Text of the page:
If someone said, design me something pointless then cover it in hype, then The Tide in Greenwich would be the result.
The first stage in what is claimed to be a linear park wrapping around the peninsula, and almost universally derided as probably the worst example of public amenity built in the past few decades.
Based superficially on the elevated HighLines that have sprung up all over the place following the success of the much larger and better former derelict railway in New York, this is the Tesco Value version, wrapped in Harrods packaging.
On a busy Sunday lunchtime with people out jogging along the riverside, walking dogs along the riverside and walking themselves along the riverside, no one is diverting sideways to climb the stairs up to the Tide.
It’s an empty pier jutting over the promenade, and yet, said to be the main attraction of the new blocks of flats that are slowly obscuring the Dome from view.
If it were the High Line, on which it is loosely modeled, there would be planting to delight, but this is a windswept barren land, with a few trees and a paucity of grasses, chosen more for their low cost of maintenance than to be appealing.
Some chairs for the people who don’t come up here to sit on.
I often judge good architecture by the details. Not just does the skyscraper look good from a mile away, but the details when standing next to it. Is the end result polished and of a high quality. The Gherkin is good, the Shard is bad — and oh boy, the Tide is awful.
The edges lack the finesse that comes from an architect who looks at the small details. The steps are not entirely finished properly, and the painted flooring is showing the all-too-obvious effects of people scuffing over it. I really can’t imagine a Norman Foster building ever having a junction built with such a lack of attention to the finer details as they have here. It’s functional, but looks cheap.
At the end of the pier, the central section rises ever so slightly above the edges, resulting in another obvious problem, that people can trip over the edges, so now there’s a run of shabby barriers all around it.
All of which explains the many warning signs dotted around the place asking people to mind their step as they “enjoy” the architecture. It’s a structure designed by an architect to look good(ish), but not to be of use. It goes nowhere, and is in places so badly designed as to be essentially unsafe. A good urban planner would have looked at the early designs and ripped half of it to pieces, and in doing so, what might have emerged could have been a more useful space for the public.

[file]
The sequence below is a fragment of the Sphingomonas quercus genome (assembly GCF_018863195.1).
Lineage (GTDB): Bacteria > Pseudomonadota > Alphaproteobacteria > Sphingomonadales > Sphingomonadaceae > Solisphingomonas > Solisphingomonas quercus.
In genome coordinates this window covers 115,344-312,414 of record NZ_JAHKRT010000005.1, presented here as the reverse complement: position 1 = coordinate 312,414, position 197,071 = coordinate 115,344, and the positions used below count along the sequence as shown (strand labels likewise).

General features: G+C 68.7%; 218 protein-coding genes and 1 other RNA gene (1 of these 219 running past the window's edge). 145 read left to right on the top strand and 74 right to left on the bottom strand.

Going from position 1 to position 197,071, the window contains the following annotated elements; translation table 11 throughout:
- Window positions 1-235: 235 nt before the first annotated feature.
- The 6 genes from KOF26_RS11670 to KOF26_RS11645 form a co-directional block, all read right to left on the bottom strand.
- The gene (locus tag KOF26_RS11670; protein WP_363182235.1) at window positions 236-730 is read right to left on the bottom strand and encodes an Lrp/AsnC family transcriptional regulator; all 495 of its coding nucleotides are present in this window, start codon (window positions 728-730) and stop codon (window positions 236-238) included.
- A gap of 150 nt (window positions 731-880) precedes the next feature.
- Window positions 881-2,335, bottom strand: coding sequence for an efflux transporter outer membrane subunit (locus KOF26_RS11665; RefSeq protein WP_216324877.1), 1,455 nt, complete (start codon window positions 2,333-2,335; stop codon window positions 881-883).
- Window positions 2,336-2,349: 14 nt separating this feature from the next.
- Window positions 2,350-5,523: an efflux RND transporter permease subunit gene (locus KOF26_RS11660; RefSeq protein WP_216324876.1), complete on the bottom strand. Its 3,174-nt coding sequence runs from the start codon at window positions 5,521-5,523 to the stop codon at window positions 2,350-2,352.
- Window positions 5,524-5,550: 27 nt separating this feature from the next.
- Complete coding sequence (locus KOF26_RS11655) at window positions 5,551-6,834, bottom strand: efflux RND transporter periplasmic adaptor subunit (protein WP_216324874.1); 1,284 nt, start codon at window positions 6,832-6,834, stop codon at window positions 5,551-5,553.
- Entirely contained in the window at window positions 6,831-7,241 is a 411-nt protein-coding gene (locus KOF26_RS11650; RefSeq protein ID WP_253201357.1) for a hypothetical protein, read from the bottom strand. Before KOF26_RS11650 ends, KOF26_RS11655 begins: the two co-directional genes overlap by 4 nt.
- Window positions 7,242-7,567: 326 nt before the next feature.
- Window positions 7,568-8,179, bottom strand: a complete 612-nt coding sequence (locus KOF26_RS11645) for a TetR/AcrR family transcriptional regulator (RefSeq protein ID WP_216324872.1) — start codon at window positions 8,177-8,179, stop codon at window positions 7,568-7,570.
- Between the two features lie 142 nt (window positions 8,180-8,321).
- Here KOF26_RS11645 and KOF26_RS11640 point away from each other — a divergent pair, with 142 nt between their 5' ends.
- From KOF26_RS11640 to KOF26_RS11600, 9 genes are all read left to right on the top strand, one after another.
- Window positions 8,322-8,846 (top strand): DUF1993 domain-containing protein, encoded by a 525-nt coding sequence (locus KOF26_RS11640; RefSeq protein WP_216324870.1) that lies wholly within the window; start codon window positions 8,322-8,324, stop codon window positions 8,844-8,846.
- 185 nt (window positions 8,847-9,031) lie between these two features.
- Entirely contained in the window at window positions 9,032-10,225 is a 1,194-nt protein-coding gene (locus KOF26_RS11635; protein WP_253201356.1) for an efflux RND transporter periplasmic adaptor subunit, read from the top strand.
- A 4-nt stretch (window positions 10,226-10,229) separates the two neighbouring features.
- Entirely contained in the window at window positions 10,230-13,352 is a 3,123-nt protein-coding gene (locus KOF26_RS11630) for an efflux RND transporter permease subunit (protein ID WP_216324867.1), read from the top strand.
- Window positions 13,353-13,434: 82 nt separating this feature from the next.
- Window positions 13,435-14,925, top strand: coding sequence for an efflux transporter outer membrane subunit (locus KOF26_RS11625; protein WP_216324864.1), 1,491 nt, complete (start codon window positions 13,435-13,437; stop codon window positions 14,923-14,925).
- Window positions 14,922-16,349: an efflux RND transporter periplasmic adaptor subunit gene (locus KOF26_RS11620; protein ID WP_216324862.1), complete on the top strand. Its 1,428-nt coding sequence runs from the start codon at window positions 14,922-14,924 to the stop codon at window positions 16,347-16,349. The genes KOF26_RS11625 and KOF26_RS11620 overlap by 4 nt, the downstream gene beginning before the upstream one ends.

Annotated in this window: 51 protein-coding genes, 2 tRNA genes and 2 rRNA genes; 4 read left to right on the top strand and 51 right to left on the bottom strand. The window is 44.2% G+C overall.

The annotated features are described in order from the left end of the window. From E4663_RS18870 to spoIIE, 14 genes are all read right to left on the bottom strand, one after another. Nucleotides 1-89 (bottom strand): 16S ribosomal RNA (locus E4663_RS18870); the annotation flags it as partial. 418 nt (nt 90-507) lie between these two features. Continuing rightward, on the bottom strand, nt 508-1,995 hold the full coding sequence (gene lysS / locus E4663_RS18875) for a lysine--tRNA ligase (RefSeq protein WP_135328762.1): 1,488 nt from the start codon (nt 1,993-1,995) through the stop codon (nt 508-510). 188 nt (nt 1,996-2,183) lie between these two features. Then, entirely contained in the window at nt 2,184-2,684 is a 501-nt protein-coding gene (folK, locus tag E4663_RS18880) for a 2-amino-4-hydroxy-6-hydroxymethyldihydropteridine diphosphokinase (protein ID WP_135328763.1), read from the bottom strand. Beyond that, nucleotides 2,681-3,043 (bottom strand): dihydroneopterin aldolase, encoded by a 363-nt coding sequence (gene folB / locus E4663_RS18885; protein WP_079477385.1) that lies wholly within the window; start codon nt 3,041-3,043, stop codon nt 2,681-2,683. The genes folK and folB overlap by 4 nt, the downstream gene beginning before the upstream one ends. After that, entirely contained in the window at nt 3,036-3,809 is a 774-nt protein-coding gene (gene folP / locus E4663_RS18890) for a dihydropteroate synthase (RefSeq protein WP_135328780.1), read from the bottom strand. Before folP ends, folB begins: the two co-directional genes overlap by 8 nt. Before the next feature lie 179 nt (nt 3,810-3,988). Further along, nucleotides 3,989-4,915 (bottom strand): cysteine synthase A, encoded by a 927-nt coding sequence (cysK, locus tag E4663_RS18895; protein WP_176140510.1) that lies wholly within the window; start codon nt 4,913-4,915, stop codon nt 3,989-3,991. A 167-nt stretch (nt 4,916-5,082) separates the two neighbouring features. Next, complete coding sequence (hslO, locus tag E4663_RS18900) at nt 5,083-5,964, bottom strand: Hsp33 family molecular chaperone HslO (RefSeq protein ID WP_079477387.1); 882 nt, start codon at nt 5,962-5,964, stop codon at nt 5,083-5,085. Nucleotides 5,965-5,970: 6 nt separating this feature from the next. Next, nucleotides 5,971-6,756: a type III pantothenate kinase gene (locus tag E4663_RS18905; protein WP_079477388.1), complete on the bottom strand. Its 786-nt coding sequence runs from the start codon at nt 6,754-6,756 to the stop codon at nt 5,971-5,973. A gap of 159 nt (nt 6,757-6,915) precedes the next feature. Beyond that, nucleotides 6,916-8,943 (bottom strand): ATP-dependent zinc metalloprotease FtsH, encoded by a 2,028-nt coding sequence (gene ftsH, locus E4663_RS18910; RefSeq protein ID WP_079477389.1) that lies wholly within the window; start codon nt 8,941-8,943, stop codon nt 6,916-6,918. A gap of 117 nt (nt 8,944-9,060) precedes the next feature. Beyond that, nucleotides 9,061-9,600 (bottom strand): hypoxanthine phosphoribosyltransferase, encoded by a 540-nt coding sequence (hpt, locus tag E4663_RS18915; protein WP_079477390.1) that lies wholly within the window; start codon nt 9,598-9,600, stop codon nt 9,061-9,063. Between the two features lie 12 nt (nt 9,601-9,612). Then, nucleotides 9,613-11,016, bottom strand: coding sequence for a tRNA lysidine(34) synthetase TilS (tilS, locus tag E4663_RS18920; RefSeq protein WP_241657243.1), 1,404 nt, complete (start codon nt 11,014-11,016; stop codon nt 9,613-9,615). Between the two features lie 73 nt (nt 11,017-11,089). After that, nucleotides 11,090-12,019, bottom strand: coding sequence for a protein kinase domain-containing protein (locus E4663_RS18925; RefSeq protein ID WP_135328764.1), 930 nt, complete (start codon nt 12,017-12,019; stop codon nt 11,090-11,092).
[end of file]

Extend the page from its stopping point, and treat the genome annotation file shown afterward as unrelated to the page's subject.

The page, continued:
In an attempt to hide these deficiencies, all around are headline name works of art, which fits the modern vanity for brand names over substance, and suits the nearby equally ghastly Icon shopping centre.
The overall effect is less a public utility or attraction than a box-ticking exercise by housing developers who now try to pretend that they’re selling lifestyle experiences rather than homes — mainly because the homes are shrinking as fast as their prices are rising, so you need to be out of them as much as possible to avoid feeling like you’re living in a prison cell.
What’s disappointing though is that this could have been good. Decent quality of finish to the end product, and a design that connected locations rather than floating pointlessly above an already perfectly usable pathway.
The space it fills could have been a large public park, at ground level, of considerable more utility than this folly of a pier. But maybe that would have been too welcoming, too popular, too noisy for the residents. So we have the pier, the Tide, an empty expanse of steel and cheaply fitted wood.
With the interest in urban walkways, with the popularity of the High Line, and the remarkable resurgence of the City of London pedways, that this is so utterly awful is actually quite annoying.